Britain to open borders to more countries in huge boost to tourism industry, Dominic Raab signals

Britain is to open up to visitors from more countries in a huge boost to the battered tourism industry in London and other regions, Dominic Raab signalled on Thursday.

The Foreign Secretary stressed the “whole tide, whether its domestic restrictions, international, is going in the right direction of opening up”.

He told how he had been contacted by other foreign ministers on Wednesday night after the Government announced that double-jabbed visitors from the EU and US would be allowed into the UK from Monday without having to quarantine.

Mr Raab told Sky News: “Personally, it feels like the momentum forward is positive because the double vaccination reaching 70 per cent of the adult population in this country.

“We have done the job we had to do domestically, and as we see other countries catch up, if you like, I think we are increasingly confident that more countries will go either on amber or onto green.”

Mr Raab stressed Britain was likely to strike travel agreements with other countries where there was a “high trust” in their vaccination systems.

He also defended the decision to open up visits from the US and European Union despite warnings of some public health risks.

“We keep an eye on the variants, but because of the 70 per cent double vaccination of our population and because we are insisting only people from the US, the EU and perhaps in due course, as we build up confidence in the system other countries, we proceed on that basis,” he said.

“Because it is people who are double vaccinated we believe we have got the right level of security and assurance against people who might be at risk of a variant coming in from abroad.”

The Cabinet minister defended the decision not to bring forward the August 16 date when the double-vaccinated in England will no longer have to self-isolate when “pinged” by the NHS App, instead having to do tests, possibly only if they have symptoms.

“The whole tide, whether its domestic restrictions, international, is going in the right direction of opening up,” he explained.

”But we do need to just be careful, make sure we do it at the right time.”

Senior officials reportedly warned Cabinet ministers on Wednesday of the risks of opening up the UK to visitors from the EU and America, including over possible concerns about some vaccines, such as the Chinese Sinopharm jab used in Hungary, and that paper innoculation certificates used in the US could be faked.

The new travel rules will be in place from 4am on Monday, with Transport Secretary Grant Shapps expressing hopes that the US will become more relaxed about allowing Britons to visit “in time”.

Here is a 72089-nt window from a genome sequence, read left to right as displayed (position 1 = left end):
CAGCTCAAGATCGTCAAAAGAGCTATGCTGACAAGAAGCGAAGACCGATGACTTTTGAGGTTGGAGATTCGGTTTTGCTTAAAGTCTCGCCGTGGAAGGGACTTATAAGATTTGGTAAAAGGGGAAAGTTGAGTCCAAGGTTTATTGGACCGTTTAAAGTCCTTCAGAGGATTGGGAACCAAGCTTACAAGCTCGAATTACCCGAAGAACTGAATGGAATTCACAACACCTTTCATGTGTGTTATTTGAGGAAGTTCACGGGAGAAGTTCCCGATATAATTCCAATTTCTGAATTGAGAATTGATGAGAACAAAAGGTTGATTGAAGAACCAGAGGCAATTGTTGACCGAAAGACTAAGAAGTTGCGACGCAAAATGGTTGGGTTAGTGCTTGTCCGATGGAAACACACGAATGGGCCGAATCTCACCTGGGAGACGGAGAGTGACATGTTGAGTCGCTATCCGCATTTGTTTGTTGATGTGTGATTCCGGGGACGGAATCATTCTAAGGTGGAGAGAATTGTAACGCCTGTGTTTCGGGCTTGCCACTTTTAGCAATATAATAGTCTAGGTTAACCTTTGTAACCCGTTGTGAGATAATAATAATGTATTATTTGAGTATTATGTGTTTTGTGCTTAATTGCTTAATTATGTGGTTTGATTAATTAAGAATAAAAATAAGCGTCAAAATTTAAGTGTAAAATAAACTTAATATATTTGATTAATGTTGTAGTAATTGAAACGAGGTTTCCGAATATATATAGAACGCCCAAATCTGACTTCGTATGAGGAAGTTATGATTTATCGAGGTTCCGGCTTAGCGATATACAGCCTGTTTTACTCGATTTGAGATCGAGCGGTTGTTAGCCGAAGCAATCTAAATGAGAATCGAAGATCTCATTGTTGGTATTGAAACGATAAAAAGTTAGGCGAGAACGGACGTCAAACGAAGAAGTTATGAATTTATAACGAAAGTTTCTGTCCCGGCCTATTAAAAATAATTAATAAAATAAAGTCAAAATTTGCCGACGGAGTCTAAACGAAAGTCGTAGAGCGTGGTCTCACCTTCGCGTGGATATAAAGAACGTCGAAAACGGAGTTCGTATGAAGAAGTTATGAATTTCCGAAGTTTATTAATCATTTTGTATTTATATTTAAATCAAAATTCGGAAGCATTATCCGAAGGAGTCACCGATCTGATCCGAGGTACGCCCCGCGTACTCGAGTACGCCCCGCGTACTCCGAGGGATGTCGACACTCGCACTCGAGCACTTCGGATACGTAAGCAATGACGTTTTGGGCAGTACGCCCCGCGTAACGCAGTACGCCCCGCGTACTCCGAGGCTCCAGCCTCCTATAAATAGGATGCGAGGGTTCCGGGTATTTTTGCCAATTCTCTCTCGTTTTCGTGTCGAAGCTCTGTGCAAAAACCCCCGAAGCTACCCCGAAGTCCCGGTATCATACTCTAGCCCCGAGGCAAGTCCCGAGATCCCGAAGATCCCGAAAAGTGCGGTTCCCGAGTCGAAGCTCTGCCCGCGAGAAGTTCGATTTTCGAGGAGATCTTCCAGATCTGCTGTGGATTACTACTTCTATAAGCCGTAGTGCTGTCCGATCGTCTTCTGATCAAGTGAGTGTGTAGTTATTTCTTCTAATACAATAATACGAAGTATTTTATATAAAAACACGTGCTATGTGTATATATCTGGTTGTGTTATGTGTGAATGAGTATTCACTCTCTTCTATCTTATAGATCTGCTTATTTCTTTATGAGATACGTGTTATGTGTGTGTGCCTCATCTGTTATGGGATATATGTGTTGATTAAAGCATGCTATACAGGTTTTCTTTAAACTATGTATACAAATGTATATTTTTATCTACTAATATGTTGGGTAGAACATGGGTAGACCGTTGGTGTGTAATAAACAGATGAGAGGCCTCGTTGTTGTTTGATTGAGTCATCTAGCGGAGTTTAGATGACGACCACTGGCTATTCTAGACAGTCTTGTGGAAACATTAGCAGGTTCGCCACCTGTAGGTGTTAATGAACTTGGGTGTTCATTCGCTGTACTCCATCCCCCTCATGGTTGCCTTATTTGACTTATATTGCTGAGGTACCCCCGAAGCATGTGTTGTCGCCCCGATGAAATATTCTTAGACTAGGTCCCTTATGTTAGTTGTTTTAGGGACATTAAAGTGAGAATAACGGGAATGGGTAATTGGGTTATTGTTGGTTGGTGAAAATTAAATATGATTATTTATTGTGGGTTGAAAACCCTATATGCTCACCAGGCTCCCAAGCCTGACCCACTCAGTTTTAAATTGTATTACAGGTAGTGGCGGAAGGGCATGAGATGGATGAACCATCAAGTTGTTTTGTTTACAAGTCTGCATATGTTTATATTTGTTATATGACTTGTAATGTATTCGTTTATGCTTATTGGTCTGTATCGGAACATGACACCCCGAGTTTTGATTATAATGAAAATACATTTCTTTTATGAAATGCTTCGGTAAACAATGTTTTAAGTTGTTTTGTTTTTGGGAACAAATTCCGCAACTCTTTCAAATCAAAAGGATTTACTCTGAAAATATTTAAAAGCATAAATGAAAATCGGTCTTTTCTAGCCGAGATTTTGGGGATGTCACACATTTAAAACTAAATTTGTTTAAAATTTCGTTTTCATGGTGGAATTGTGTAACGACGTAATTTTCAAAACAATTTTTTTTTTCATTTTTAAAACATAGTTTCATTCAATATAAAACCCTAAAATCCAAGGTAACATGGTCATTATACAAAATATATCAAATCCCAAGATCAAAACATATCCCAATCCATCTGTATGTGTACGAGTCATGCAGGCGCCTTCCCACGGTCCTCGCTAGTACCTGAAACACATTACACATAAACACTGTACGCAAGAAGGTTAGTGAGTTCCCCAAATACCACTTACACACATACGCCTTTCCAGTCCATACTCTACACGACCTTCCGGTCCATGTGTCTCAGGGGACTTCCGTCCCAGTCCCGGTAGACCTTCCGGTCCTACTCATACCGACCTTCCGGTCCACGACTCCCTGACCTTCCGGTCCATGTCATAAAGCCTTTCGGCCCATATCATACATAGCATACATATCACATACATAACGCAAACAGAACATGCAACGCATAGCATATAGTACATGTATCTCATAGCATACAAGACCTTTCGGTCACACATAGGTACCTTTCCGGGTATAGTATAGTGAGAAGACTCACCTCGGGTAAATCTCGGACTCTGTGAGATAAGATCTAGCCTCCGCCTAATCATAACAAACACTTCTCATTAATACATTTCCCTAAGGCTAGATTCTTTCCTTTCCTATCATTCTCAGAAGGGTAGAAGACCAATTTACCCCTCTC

But following an encouraging few days in which Covid-19 case numbers in the UK have fallen from above 50,000 on July 17 to 27,734 by 9am on Wednesday, Labour sounded warnings over the impact of the travel changes.

Shadow transport secretary Jim McMahon said: “The Government’s track record on our borders has been one of recklessness and confusion.

“They are in danger of continuing this by setting out changes in policy, applying to England only, without the scientific data and criteria we need to make sure we don’t see another Johnson variant run rampant through the country and damage the effort of the British public.”

The Scottish Government also announced the rule change will apply to fully vaccinated EU and US visitors to Scotland from Monday.

The Welsh Government said it “regrets” the move to remove the quarantine requirement in England, but added it would be “ineffective” to have different rules for Wales.

Ministers in Northern Ireland will consider their position on the charge at Thursday’s meeting of the powersharing executive.

Currently, only travellers who have received two doses of a vaccine in the UK are permitted to enter from an amber country – such as the US and most of the EU – without self-isolating for 10 days, except those returning from France.

Professor Christina Pagel, director of the clinical operational research unit at UCL, said she was worried about variants that are better at infecting people who are already vaccinated given that those who are fully vaccinated could still catch and pass on the virus.

She said a “worrying new variant could emerge” in the US or Europe – or “a variant that emerges anywhere will spread everywhere” if travel were less inhibited between those places and the UK.

Hailing the policy change, Mr Shapps said: “Whether you are a family reuniting for the first time since the start of the pandemic or a business benefiting from increased trade, this is progress we can all enjoy.”

Asked whether he was confident the US and Europe would reciprocate in allowing fully vaccinated travellers from England without needing to quarantine, Mr Shapps said: “I’ve just spoken to my US counterpart today and in the US they still have an executive order which prevents travel from the UK, from Europe, from several other countries to the US.

“So we’re saying, ‘You can come here, you can come visit, you can come see friends, you can come as a tourist if you’ve been double vaccinated and follow the rules without quarantine’.

“We can’t change that on the other side but we do expect that in time they will release that executive order, which was actually signed by the previous president, and bans inward travel.”

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